Like most websites we use 'cookies'. If you're happy with that, click 'OK' to close this banner and carry on. Or click 'Find out more'.
Make a home for wildlife
These long, glossy brown insects can be recognised by the characteristic pincers at the hind end of their body. Although there are about 1,000 known species worldwide, only four are native to the UK – this is the commonest.
Earwigs are generally nocturnal, and seek out dark cracks and crevices to rest during the day. They are mainly vegetarian scavengers, but will eat carrion and other insects.
Although they have wings, earwigs are usually reluctant to fly. Unlike most insects, a female earwig is a good mother. She lays 20-30 eggs and protects them through the winter. When they hatch, she feeds and tends the nymphs until they are able to fend for themselves.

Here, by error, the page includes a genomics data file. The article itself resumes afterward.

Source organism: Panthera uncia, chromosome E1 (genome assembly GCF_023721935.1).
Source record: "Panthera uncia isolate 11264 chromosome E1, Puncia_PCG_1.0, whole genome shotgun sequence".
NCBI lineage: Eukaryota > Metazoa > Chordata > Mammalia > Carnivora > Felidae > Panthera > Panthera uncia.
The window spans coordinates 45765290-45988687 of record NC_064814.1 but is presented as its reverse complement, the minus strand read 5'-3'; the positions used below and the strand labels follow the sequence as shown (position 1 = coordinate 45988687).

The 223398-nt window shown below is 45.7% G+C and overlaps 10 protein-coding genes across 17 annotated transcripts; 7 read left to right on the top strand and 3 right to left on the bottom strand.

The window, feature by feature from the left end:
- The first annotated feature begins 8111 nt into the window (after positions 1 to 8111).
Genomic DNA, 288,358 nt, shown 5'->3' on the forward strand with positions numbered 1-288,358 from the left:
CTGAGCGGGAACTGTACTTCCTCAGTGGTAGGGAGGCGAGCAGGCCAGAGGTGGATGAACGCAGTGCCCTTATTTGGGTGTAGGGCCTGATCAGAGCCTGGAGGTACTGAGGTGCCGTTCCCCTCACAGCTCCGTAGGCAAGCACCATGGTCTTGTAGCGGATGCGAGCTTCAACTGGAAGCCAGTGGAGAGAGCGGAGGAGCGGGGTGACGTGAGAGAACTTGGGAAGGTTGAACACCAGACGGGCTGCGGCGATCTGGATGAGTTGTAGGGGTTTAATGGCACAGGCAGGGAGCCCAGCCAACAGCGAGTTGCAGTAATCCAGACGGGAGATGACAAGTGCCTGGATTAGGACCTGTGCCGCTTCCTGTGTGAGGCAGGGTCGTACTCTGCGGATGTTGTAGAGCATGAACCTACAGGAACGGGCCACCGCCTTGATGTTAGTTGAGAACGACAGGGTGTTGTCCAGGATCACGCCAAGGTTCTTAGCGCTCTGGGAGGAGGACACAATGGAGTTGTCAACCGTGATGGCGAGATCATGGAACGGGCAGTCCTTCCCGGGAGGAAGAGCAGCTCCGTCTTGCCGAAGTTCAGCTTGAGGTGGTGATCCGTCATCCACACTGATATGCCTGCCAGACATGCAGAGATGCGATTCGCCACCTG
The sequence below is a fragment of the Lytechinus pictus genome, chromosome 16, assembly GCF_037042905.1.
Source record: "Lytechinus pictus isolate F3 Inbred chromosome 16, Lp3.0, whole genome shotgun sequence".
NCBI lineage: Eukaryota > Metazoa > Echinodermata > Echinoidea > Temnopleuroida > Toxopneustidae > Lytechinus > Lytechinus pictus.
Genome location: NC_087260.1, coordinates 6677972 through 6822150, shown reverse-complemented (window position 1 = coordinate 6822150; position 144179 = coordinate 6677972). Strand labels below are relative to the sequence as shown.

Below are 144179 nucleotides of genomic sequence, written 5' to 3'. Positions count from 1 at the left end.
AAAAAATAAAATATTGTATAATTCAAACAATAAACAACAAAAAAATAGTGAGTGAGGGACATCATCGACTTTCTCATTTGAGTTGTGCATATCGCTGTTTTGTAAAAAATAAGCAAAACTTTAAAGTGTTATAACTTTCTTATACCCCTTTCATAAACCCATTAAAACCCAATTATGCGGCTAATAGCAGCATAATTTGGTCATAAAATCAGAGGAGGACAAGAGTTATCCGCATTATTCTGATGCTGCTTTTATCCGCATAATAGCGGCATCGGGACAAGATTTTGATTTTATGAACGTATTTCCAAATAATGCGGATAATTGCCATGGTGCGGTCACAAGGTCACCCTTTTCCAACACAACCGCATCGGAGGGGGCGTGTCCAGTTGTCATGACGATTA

Despite their name, earwigs are unlikely to venture into a human ear!
Plant matter, flowers, carrion and small insects.
Most likely in spring, summer and autumn.
Throughout the garden hiding in dark places, such as under pots. They also hide in flowers.